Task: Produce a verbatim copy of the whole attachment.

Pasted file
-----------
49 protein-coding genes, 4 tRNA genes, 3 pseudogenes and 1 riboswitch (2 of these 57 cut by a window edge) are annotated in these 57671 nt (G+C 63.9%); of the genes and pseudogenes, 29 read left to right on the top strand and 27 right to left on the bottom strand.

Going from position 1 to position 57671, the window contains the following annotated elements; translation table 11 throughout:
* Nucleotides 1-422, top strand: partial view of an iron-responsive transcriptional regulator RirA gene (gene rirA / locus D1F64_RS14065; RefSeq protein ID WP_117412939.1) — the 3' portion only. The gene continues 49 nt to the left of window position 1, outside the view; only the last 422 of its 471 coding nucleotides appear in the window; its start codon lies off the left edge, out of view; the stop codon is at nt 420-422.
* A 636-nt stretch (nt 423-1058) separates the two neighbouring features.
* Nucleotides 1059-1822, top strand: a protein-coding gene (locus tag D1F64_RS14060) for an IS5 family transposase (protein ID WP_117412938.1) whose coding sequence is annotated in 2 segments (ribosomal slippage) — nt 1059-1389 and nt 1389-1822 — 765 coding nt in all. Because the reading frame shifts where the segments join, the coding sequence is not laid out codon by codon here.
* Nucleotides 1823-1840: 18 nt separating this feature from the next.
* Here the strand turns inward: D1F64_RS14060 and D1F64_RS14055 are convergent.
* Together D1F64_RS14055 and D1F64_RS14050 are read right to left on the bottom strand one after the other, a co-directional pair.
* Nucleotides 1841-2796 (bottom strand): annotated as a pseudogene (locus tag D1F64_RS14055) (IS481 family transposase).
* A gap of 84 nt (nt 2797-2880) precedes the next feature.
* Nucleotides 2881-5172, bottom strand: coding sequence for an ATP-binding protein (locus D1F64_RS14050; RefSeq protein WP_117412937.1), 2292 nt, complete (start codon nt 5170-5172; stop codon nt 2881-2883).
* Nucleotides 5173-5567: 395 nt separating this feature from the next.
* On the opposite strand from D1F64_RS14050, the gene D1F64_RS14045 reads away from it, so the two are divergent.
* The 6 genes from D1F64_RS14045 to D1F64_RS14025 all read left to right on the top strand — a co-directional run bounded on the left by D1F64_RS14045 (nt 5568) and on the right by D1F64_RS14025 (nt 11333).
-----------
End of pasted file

49 protein-coding genes, 4 tRNA genes, 3 pseudogenes and 1 riboswitch (2 of these 57 cut by a window edge) are annotated in these 57671 nt (G+C 63.9%); of the genes and pseudogenes, 29 read left to right on the top strand and 27 right to left on the bottom strand.

Going from position 1 to position 57671, the window contains the following annotated elements; translation table 11 throughout:
* Nucleotides 1-422, top strand: partial view of an iron-responsive transcriptional regulator RirA gene (gene rirA / locus D1F64_RS14065; RefSeq protein ID WP_117412939.1) — the 3' portion only. The gene continues 49 nt to the left of window position 1, outside the view; only the last 422 of its 471 coding nucleotides appear in the window; its start codon lies off the left edge, out of view; the stop codon is at nt 420-422.
* A 636-nt stretch (nt 423-1058) separates the two neighbouring features.
* Nucleotides 1059-1822, top strand: a protein-coding gene (locus tag D1F64_RS14060) for an IS5 family transposase (protein ID WP_117412938.1) whose coding sequence is annotated in 2 segments (ribosomal slippage) — nt 1059-1389 and nt 1389-1822 — 765 coding nt in all. Because the reading frame shifts where the segments join, the coding sequence is not laid out codon by codon here.
* Nucleotides 1823-1840: 18 nt separating this feature from the next.
* Here the strand turns inward: D1F64_RS14060 and D1F64_RS14055 are convergent.
* Together D1F64_RS14055 and D1F64_RS14050 are read right to left on the bottom strand one after the other, a co-directional pair.
* Nucleotides 1841-2796 (bottom strand): annotated as a pseudogene (locus tag D1F64_RS14055) (IS481 family transposase).
* A gap of 84 nt (nt 2797-2880) precedes the next feature.
* Nucleotides 2881-5172, bottom strand: coding sequence for an ATP-binding protein (locus D1F64_RS14050; RefSeq protein WP_117412937.1), 2292 nt, complete (start codon nt 5170-5172; stop codon nt 2881-2883).
* Nucleotides 5173-5567: 395 nt separating this feature from the next.
* On the opposite strand from D1F64_RS14050, the gene D1F64_RS14045 reads away from it, so the two are divergent.
* The 6 genes from D1F64_RS14045 to D1F64_RS14025 all read left to right on the top strand — a co-directional run bounded on the left by D1F64_RS14045 (nt 5568) and on the right by D1F64_RS14025 (nt 11333).